This interaction satisfies each, but does not compromise the other.  Since the industrial age, researchers have recognized that both technical and social factors impact organizational performance.

 https://www.youtube.com/watch?v=GOePJH7LYZ4

Daniel Wren, author of The Evolution of Management Thought, concludes that analyzing a social system gives management an avenue to measure conflict between the “logic of efficiency” demanded  by the formal organization and  the “logic by sentiments” by the informal organization.[4]

In profit hunting, many businesses lose focus of the importance of socio-technical systems. Given precepts, the questions for most managers becomes how to use this scholarly perspective in the practitioner’s avenue where time is money and money is time.  In the following weeks, we will address three practical applications (i.e. value modeling, technology relevancy, and human factor buy-in) so that socio-technical systems within organizations can support its organizational values. 

Discuss the concept of socio-technical systems in today’s organizations.

 

© 2013 by Daryl D. Green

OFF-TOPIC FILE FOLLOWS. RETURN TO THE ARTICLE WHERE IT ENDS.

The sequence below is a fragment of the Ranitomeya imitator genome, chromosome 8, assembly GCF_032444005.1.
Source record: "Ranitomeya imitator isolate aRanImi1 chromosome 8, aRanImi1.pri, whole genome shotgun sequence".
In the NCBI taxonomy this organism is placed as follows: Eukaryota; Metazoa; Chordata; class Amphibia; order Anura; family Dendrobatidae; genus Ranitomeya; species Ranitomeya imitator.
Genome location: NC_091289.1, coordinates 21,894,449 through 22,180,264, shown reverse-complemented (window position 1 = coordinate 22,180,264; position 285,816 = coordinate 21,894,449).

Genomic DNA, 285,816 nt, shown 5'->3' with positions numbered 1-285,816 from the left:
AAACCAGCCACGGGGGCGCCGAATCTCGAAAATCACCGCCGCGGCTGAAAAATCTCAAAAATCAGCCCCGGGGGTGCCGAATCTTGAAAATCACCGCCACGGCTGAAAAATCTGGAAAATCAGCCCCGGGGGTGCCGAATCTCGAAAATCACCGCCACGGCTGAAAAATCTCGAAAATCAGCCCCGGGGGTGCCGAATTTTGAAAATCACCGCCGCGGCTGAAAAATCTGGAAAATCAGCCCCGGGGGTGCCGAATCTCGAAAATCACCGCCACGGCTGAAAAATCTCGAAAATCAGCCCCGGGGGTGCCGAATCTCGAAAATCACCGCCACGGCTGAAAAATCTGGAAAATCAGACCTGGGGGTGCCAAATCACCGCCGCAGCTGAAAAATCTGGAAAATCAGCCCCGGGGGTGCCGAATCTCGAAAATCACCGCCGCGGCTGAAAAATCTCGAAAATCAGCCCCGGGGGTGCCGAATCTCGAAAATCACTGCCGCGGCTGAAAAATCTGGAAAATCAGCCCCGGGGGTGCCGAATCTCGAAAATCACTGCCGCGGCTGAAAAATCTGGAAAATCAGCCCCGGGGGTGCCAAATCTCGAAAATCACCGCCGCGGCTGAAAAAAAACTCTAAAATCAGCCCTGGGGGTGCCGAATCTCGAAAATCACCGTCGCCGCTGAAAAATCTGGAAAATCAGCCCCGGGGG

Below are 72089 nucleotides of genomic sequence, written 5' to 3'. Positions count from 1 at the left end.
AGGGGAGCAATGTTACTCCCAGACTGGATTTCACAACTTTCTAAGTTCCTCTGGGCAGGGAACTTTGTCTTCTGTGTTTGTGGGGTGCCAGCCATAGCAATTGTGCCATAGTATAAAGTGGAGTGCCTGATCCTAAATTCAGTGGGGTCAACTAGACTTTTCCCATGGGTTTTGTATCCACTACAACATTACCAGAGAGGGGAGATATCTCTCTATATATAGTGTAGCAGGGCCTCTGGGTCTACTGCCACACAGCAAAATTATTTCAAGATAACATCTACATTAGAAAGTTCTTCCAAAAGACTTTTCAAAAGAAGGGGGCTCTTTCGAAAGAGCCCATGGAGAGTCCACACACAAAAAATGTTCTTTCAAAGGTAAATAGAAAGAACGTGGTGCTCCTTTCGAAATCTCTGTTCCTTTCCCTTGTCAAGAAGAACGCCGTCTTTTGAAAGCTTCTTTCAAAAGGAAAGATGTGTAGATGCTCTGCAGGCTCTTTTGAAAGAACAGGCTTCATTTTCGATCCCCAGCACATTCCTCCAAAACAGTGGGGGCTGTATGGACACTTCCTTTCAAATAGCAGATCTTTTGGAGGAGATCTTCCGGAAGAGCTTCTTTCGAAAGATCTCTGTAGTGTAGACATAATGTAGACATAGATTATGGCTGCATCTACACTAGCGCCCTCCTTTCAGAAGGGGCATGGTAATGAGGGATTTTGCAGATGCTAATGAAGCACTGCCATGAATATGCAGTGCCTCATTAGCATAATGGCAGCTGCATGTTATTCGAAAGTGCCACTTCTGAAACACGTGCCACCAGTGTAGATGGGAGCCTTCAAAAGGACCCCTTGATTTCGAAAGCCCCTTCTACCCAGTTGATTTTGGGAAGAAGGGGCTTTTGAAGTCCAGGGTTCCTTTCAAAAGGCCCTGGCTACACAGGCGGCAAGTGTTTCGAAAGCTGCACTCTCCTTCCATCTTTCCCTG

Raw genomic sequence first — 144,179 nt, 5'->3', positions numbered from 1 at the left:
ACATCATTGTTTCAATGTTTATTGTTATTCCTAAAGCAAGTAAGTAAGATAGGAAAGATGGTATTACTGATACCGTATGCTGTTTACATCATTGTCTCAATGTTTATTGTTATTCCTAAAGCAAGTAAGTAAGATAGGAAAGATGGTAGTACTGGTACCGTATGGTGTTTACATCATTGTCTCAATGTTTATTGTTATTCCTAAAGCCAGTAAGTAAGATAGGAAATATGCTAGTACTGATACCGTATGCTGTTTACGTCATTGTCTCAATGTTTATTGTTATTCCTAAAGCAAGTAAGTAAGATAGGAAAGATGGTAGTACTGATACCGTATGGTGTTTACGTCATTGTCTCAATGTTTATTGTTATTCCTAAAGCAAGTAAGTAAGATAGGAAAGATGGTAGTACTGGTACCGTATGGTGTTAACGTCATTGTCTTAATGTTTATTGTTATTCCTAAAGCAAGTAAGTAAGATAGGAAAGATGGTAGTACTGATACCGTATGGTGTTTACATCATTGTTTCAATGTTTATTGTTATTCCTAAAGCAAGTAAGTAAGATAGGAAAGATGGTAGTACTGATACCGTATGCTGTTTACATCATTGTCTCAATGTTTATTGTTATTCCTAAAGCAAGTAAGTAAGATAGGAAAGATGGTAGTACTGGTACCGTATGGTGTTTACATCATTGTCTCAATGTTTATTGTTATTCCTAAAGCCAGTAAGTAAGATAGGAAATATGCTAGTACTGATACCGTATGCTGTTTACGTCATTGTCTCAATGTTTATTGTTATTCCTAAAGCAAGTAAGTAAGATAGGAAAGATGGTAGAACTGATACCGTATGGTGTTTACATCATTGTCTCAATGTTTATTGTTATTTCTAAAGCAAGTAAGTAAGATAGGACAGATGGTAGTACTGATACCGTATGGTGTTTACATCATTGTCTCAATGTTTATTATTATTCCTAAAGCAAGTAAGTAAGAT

[1] “Leading others while supporting organizational values” by Daryl D. Green

[2] “Leading others while supporting organizational values” by Daryl D. Green

[3] “Philosophy of socio-technical systems” by Gunter Ropohl

[4] The Evolution of Management Thought by Daniel Wren

 

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Solving the Sustainability Puzzle

sustainability-boy-world

Gridlock can often derail sturdy locomotives when all the leaders are driving it in different directions.  The Federal government is no exception.  Political in-fighting is the game of the day.  President Obama delivered his State of the Union Address this month which earned mixed reviews depending on their party affiliation. 

Yet, many politicians recognize that America’s massive financial debt isn’t sustainable.   The latest crisis involves sequestration which requires automatic cuts across the government, including defense and domestic programs based on a specific deadline.